We all know someone who texts too often, texts obsessively, and demands to know our whereabouts all the time. This annoying, clingy behavior is not an attractive trait, but needy people aren't the ones with the problem — we are. In the video, "In Defense Of 'Needy' People", The School of Life explains that needy people hold the unexpected advantage of being confident enough within themselves to ask for help.


We feel someone is sickeningly "needy" or "clingy" when we don't see ourselves as appropriate targets of their need. We become sunk in self-doubt that we're not reliable, strong, dependable, admirable, or decent enough, or in other words, not quite grown-up. This insecurity on our part is why we perceive someone as a perfect target for mockery when they need something from us.

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"We suspect that someone who needs us enough to depend on us for a pleasant weekend or evening must be diseased," says The School of Life.

The root of our disdain for needy people is self-hatred. For example, we all want love, but when this love is reciprocated, it could be alarmingly if we haven't convinced ourselves of our own lovability. We see people who cling to us as naive for finding us wonderful, or at any rate more wonderful than we feel we are.

Psychologists have proven that humans need to relate with others to be happy, and that being left out can be stressful. We have an innate need to feel connected, whether it's through asking for help or helping others. So, why do we harshly judge those who are more open to seek social connections?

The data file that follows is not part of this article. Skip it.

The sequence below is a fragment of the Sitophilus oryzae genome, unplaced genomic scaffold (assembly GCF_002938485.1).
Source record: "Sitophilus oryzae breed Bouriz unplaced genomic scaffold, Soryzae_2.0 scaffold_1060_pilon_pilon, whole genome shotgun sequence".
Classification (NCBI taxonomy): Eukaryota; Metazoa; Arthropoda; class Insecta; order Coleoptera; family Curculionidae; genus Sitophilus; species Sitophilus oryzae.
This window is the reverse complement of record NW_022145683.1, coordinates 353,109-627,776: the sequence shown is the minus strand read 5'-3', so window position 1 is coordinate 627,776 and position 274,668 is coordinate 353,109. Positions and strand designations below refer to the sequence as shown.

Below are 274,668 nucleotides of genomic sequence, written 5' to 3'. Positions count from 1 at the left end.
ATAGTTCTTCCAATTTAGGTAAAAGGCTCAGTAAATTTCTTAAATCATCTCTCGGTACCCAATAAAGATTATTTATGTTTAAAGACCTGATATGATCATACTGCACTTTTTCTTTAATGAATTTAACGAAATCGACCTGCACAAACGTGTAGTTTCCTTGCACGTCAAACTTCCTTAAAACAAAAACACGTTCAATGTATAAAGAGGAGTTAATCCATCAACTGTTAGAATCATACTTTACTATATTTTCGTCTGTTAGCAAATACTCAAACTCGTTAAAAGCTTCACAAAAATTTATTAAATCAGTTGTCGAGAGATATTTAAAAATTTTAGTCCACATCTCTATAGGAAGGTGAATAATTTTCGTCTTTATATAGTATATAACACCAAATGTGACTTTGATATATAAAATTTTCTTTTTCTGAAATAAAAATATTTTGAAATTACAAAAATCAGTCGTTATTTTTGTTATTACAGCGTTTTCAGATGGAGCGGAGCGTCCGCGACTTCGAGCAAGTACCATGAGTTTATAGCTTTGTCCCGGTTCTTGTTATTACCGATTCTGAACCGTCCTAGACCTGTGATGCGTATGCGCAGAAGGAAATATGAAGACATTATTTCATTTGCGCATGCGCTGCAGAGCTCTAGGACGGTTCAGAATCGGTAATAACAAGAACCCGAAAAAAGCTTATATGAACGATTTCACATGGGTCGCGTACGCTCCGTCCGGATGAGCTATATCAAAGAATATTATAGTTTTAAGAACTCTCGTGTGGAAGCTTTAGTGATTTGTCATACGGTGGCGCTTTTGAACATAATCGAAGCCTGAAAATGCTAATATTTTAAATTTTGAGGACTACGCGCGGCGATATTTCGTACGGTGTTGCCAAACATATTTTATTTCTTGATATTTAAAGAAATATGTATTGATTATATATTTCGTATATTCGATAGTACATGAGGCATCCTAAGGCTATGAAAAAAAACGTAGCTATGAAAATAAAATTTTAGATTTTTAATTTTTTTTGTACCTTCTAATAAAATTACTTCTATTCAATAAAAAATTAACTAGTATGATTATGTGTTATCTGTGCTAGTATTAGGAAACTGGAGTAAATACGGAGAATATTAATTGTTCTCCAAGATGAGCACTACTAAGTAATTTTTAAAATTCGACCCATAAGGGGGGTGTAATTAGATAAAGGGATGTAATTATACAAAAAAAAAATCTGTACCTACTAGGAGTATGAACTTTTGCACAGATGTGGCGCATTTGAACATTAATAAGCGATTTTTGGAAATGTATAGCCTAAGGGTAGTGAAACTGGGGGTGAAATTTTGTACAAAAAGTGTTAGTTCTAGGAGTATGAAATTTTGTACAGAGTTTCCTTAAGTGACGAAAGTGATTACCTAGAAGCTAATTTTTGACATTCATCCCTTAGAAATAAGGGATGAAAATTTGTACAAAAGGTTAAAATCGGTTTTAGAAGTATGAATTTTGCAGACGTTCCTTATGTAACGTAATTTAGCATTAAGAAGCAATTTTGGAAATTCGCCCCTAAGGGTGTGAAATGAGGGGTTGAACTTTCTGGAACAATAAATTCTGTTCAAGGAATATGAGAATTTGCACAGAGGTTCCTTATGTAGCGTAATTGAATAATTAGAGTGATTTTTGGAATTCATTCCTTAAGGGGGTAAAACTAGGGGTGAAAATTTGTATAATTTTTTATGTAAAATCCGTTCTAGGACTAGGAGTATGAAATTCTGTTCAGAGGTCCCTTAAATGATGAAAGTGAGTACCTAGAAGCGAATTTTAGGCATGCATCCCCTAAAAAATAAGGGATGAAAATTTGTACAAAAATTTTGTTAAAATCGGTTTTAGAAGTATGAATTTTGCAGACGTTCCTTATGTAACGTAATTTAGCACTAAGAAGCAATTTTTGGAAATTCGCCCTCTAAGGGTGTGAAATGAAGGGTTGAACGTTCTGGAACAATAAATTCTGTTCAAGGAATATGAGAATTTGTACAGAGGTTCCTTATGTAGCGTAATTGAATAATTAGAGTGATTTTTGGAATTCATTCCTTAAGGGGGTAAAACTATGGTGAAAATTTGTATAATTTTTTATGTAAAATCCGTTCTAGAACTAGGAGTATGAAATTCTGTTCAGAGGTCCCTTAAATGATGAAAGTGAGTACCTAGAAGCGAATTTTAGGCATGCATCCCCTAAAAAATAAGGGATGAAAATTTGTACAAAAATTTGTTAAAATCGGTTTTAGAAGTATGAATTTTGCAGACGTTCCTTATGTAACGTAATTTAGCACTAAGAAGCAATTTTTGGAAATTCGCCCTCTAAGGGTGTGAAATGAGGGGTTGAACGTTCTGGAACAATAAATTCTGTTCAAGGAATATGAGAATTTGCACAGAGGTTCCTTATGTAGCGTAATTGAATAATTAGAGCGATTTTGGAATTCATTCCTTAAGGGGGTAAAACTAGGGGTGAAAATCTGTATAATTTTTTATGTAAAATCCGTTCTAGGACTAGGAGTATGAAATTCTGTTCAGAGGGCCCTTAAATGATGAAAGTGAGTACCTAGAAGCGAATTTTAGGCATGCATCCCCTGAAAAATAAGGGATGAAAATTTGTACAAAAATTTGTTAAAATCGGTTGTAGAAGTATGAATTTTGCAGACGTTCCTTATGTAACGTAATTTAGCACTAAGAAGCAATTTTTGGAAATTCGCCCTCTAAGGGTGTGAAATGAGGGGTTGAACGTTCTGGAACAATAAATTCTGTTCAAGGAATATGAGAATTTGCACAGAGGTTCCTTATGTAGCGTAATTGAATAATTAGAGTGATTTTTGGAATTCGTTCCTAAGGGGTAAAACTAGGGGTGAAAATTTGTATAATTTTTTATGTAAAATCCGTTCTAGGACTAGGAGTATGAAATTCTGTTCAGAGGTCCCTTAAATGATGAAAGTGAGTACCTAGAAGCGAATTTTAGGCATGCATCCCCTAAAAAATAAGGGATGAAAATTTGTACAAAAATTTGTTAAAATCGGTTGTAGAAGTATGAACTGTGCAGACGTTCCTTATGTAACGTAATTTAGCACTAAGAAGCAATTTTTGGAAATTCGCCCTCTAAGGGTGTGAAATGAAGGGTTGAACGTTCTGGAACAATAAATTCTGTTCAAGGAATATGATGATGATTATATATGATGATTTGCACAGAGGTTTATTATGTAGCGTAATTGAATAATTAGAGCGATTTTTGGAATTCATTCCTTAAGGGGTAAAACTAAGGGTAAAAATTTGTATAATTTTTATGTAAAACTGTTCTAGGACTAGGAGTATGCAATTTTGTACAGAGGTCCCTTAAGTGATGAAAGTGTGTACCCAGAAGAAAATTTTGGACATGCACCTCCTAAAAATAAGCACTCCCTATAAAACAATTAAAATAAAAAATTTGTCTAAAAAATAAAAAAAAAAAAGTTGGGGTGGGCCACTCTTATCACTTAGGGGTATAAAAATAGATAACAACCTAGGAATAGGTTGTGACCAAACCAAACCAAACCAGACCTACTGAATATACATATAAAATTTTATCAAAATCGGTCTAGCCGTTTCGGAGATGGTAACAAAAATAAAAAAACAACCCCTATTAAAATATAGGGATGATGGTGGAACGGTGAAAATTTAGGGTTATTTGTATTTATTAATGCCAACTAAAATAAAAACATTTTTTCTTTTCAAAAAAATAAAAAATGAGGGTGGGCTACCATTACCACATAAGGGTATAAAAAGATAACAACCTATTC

We may encounter a lover that is too clingy, and see them as incapable of being self-sufficient. However, The School of Life takes a different perspective: "They most probably aren’t asking too much at all. They just aren’t afflicted with a sense that it is peculiar to be loved or to love."

Needy people are strong enough to reveal their vulnerability, which is a strength, not a weakness. We need to adopt a mindset that we're all both OK and sometimes awful human beings; this is a more accurate vision of what constitutes normality.

We start to find other people less needy when we accept that there's nothing strange about someone taking a liking to us.

After all, being called needy isn't necessarily a bad thing.

See Also:

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